Sigma Xi Announces Pariser Global Lectureship for Innovation in Physical Sciences

March 17, 2022


For Immediate Release

Media Contact:

Jason Papagan
Manager of Communication
Sigma Xi, The Scientific Research Honor Society

RESEARCH TRIANGLE PARK, N.C. – Sigma Xi, The Scientific Research Honor Society is pleased to announce the establishment of a new endowed lectureship to connect chapters and members with thought leaders in science and engineering. The Pariser Global Lectureship for Innovation in Physical Sciences will recognize researchers worldwide for their capacity to bridge the gap between basic and applied research for the betterment of humanity. The lectureship and its recipients will honor and reflect the legacy of pioneering chemist Dr. Rudolph Pariser and the creativity and research excellence exemplified throughout his life and career.

Administered through the Sigma Xi Distinguished Lectureships program, one to three lecturers will be selected each year to receive the distinction. The inaugural event will take place April 19, 2022 and will be hosted by the University of North Carolina—Chapel Hill chapter of Sigma Xi. The event will feature Dr. Yosuke Kanai, a member of the UNC—CH Chemistry Department whose work has been influenced by Dr. Pariser’s research.

”We are thrilled to have this opportunity to celebrate the fascinating life and important legacy of Dr. Rudolph Pariser,” said Jamie Vernon, Sigma Xi's executive director and CEO. “The lectureship perpetuates Rudy’s passion for intellectual engagement by bringing together his fellow Sigma Xi members, researchers from diverse backgrounds, and the broader community.”

Each year, the Sigma Xi Committee on Lectureships selects a cohort of distinguished speakers who are invited by the Society’s chapters to deliver engaging lectures to a cross-disciplinary audience and the public. Since its establishment in 1937, the Distinguished Lectureship program has helped break down disciplinary boundaries, fostered communications among researchers, and promoted the public understanding of science. The program currently operates with an annual cohort of 20–35 speakers who participate in 50–100 events with average audiences of 80–100 attendees.

The Pariser Global Lectureship will be awarded by nomination or invitation only. Lecturers may be invited by the Sigma Xi executive office, in consultation with the Committee on Lectureships, who will review nominations and make selections in consultation with the Pariser Family. To learn more, please visit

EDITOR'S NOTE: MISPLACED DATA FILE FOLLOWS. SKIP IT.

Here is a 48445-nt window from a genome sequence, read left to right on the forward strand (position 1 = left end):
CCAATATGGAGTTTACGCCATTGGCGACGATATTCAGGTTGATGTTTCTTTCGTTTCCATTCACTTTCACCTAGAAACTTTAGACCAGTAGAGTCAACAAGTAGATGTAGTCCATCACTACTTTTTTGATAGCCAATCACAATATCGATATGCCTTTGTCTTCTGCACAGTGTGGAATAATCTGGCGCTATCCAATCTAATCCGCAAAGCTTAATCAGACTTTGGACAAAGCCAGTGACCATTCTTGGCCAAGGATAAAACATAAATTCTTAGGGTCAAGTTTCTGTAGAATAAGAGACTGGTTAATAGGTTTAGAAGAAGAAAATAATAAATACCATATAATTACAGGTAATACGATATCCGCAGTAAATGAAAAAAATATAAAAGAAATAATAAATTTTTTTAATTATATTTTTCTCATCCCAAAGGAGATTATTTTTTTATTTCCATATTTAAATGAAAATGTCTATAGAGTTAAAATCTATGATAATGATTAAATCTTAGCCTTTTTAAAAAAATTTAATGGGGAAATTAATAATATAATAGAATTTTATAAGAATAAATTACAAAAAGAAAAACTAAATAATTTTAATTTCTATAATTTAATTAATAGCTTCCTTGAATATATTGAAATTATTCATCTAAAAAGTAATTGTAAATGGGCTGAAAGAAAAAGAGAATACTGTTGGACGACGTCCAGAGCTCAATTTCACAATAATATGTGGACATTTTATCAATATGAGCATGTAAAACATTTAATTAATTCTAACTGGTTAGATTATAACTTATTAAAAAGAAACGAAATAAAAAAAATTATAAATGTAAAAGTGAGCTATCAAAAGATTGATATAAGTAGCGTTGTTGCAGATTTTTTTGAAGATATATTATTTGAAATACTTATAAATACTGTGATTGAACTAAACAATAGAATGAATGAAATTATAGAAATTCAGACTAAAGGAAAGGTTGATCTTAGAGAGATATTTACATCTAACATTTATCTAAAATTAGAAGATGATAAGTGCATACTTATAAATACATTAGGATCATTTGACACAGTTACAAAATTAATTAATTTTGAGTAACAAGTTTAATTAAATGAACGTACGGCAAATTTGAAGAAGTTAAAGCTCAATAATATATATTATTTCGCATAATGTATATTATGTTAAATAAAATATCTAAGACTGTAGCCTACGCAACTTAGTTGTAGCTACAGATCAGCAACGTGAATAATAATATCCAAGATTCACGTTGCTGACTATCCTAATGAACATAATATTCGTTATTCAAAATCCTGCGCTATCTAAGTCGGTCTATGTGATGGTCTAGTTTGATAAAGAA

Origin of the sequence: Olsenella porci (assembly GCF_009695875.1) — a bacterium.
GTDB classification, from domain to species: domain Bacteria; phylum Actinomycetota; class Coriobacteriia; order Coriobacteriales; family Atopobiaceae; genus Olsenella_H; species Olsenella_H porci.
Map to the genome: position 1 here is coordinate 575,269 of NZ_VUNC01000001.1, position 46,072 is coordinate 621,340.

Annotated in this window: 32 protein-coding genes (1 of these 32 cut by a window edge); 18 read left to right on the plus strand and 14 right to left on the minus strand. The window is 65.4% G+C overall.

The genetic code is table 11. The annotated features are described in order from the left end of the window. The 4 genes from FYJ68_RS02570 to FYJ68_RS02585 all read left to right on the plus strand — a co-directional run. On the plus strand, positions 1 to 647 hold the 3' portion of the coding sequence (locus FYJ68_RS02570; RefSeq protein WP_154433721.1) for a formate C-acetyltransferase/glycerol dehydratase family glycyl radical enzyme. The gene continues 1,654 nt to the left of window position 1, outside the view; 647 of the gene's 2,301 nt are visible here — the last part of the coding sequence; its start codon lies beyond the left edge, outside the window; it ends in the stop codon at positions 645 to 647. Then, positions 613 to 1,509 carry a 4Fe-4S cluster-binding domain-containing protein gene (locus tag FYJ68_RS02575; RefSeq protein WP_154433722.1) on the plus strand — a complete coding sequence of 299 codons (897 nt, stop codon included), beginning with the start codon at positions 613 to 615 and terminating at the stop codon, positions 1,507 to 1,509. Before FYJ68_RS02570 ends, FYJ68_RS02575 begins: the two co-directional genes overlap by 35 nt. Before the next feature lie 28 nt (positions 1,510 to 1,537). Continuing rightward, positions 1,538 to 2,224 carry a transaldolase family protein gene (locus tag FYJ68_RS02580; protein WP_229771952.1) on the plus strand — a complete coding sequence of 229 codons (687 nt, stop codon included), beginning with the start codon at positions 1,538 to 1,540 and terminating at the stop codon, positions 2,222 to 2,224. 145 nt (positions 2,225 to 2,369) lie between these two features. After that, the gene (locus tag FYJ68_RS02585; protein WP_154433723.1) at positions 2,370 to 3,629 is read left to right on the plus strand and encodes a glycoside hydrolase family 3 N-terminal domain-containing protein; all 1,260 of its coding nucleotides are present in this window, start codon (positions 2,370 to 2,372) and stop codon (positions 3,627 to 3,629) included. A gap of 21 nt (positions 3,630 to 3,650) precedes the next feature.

About Yosuke Kanai:
As a professor in the Department of Chemistry at the University of North Carolina at Chapel Hill (UNC), Dr. Yosuke Kanai's research in theoretical/computational chemistry is centered on developing, implementing, and applying quantum-mechanical computational methods to study dynamical behavior of complex chemical systems. His work on simulating quantum-mechanical processes spans a wide range of topics from solar energy conversion to proton beam cancer therapy. He received his Ph.D. in theoretical chemistry from Princeton University after completing his undergraduate degree at the University of Tennessee at Knoxville. He was a Berkeley Nanoscience and Nanoengineering Institute Post-doctoral Scholar at the University of California at Berkeley and subsequently worked at Lawrence Livermore National Laboratory as a Lawrence Fellow prior to joining the faculty at UNC. His honors include the INCITE award from the US Department of Energy and the OpenEye Outstanding Junior Faculty Award in Computational Chemistry from the American Chemical Society.

More About Sigma Xi: Sigma Xi, The Scientific Research Honor Society is the world’s largest multidisciplinary honor society for scientists and engineers. Its mission is to enhance the health of the research enterprise, foster integrity in science and engineering, and promote the public understanding of science for the purpose of improving the human condition. Sigma Xi chapters can be found at colleges and universities, government laboratories, and industry research centers around the world. More than 200 Nobel Prize winners have been members. The Society is based in Research Triangle Park, North Carolina. On Twitter: @SigmaXiSociety